I had an interesting conversation recently. Some business friends and I were talking about the wealthiest people in the world. I said that the list is impressive, especially when it comes to the ages of these billionaires, which included Elon Musk, Jeff Bezos, Larry Page, and Bill Gates.

Some, however, started to judge these people. One person said, “I do not like Bill Gates!” I asked, “Do you know him?” I was feeling curious and did not want to assume anything, so I asked questions. That person continued with, “No, just the things I have read and how his ex-wife speaks about him.”

Continuing my curiosity, I asked, “How do you know these things are true?” Privately I thought, “You’re judging someone who has done a lot of great philanthropic work, and this is someone I hope to one day meet!”

How Judging Others Affects Ourselves

When we are judging others from a distance, we have no clue what we are talking about. Judging others is not a good look! We have to stop having opinions about people we do not even know.

I cannot help but think if people judged me by what they read or heard about me. I would have zero friends! Secondhand information is a waste of time and energy. Plus, when we say, “I do not like that person,” we’re putting that energy out into the Universe.

Because this was a group of people I do business with, I did not offer any coaching suggestions. But I will do so here! Why? Because I know many people judge from afar. They have thoughts and judgments about people they don’t even know. Today, lots of people write and say horrible things about others, and it is our job to do the right thing and start calling out this behavior.

If you find yourself judging famous people after reading or hearing something about them, ask yourself these questions:

  • Is this information really true? How do I know it’s true?
  • What good have they done? (In a previous blog post called “Best Years,” I wrote that if you are listing all the bad someone has done, then you have to list the good too. We are all humans, and we all have good and bad sides.)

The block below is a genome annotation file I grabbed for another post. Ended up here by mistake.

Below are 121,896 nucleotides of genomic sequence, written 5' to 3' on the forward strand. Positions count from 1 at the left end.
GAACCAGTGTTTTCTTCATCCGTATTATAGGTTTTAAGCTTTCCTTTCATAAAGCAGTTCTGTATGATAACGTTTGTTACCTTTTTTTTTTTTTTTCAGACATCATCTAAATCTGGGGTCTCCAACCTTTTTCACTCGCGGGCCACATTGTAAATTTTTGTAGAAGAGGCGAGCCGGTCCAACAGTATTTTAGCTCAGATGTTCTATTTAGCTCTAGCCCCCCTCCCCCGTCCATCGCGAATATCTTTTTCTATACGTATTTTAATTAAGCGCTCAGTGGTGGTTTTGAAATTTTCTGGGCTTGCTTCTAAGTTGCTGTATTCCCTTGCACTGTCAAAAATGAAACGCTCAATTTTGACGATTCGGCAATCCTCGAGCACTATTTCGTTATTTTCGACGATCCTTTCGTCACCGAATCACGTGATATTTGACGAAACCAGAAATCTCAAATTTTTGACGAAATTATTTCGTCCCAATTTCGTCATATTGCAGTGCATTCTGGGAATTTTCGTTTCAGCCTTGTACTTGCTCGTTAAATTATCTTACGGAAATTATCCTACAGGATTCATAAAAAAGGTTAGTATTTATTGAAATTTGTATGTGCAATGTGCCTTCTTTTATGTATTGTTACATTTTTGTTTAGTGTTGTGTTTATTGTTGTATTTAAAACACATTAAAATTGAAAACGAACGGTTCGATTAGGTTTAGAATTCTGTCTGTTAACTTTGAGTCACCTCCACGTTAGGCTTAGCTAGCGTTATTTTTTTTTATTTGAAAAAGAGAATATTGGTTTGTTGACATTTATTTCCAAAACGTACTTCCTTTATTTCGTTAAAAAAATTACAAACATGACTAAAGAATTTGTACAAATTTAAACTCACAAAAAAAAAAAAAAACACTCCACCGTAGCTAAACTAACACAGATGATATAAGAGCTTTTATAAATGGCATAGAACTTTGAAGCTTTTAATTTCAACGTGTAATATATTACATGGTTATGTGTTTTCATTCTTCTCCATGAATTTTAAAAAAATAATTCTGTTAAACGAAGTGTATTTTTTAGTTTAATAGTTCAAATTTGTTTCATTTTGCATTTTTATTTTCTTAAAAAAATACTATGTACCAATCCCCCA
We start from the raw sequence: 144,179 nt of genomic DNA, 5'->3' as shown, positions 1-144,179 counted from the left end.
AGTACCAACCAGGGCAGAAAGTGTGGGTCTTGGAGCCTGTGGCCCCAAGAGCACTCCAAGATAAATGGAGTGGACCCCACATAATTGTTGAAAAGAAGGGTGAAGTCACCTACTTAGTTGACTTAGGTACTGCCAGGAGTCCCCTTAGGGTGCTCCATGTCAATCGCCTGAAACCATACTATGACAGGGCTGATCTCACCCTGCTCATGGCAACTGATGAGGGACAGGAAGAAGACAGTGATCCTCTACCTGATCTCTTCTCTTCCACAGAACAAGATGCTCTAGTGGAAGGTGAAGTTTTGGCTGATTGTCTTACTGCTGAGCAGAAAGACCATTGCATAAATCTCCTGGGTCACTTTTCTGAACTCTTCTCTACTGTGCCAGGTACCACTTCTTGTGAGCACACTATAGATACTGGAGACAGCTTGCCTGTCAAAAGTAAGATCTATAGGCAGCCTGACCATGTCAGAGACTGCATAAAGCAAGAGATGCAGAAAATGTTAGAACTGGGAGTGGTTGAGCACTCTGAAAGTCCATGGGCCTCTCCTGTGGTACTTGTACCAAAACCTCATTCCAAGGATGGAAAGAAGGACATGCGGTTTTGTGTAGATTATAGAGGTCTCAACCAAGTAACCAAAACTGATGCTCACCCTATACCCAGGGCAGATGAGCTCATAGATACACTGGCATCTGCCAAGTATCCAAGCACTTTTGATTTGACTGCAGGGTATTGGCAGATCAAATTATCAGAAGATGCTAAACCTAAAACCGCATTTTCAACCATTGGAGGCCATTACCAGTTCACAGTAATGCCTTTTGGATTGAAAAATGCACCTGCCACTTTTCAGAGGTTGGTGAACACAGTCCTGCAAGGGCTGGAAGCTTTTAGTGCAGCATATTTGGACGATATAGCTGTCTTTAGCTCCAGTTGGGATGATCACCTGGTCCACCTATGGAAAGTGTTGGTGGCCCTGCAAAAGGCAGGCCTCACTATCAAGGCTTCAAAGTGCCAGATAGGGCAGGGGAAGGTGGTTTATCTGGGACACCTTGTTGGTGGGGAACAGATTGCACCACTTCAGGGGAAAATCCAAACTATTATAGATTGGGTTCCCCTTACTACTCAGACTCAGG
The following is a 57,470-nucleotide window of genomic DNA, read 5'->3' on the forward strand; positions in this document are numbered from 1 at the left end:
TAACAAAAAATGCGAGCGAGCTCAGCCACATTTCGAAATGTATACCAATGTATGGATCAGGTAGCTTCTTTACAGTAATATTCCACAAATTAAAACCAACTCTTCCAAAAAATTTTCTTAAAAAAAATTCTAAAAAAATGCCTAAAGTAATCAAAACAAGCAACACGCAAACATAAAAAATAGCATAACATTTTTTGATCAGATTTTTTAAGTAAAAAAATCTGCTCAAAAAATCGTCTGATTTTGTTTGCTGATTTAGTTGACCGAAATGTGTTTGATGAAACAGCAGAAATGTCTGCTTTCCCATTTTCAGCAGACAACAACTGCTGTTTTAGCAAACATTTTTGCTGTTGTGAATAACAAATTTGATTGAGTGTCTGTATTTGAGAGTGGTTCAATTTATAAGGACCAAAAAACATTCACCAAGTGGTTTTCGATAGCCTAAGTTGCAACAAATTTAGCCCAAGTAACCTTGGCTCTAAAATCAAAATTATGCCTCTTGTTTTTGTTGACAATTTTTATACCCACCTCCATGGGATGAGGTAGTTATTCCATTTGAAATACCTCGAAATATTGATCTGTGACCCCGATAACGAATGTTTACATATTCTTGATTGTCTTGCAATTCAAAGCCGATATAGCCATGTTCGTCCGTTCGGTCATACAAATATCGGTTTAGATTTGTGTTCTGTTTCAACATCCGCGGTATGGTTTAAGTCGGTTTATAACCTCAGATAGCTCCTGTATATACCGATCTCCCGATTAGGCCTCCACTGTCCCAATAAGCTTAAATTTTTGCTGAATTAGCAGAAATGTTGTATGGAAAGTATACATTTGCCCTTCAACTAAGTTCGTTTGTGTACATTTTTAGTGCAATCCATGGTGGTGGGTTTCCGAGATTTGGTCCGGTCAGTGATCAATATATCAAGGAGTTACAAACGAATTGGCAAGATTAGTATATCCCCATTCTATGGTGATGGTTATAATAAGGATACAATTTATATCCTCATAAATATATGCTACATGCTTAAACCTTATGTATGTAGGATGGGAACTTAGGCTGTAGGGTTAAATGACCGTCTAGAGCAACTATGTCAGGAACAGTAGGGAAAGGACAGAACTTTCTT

• Have they done anything to me?
  • Why am I triggered by this person?

Then consider researching more about them before settling on an opinion.

Catching Ourselves Judging Others

Here’s the deal: lately I’ve been hearing a lot of people having opinions about others they do not even know. I know I am guilty of forming an opinion too quickly. But these days, I am extremely careful of blurting out, “I do not like that person,” especially in a social situation. We never know whom we are talking to, so I am very careful. I also take a lot of interest in people, and my heart is centered on changing the way people look at the world.

In the past, in a situation like the one I just had with my business friends, I would have argued with that person and said something like “How can you judge a person you have never met?” or “You know very little about the situation except what you read.” But if I had said those things, I would have been judging that person as well! You cannot help others if you are judging them. One of my primary goals these days is to avoid judging others, so I stick to asking curious questions.

By the way, I feel pretty confident the person I questioned will think twice before blurting out something negative like that again. Why? No one in the group chimed in and agreed with them; I think we were all a bit stunned at how dramatic and judgmental they were being. Whenever we call out judgmental behaviors, we can inadvertently make others feel uncomfortable, where no one really knows what to say or how to respond. This was also probably the case then. On the other hand—and to make sure we’re not judging them—they may have been in a bad mood or had a bad mindset at the time. Sometimes we blurt things out that are completely disconnected from what we really believe.

How to Stop Judging Others

On a deeper level, that is why it is so important to become grounded first thing in the morning. Set your intentions right away. When we set intentions and get clear on how we want our day to go and how we want to feel, we are less likely to become derailed. Do you set an intention right after you wake up? If not, this might be a great time to add this to your daily routine.

To set your intention, either say out loud or write down how you want your day to go. Do you want to be a positive beacon of light spreading love and beautiful messages, or do you want to be judging people you do not even know—which just makes you feel bad because you are carrying that energy? We are human beings on this beautiful planet. We are not always going to get it right, but neither is the person we are judging.

When you have what these billionaires have, do what they do, walk in their shoes, donate millions of dollars, create, build, invent, and so on, then I might just listen to the nonsense that you read about Bill Gates.

So stop judging! Instead, spread love and light. Set your intentions. Work on yourself. I love you. We got this!

Deborah Driggs

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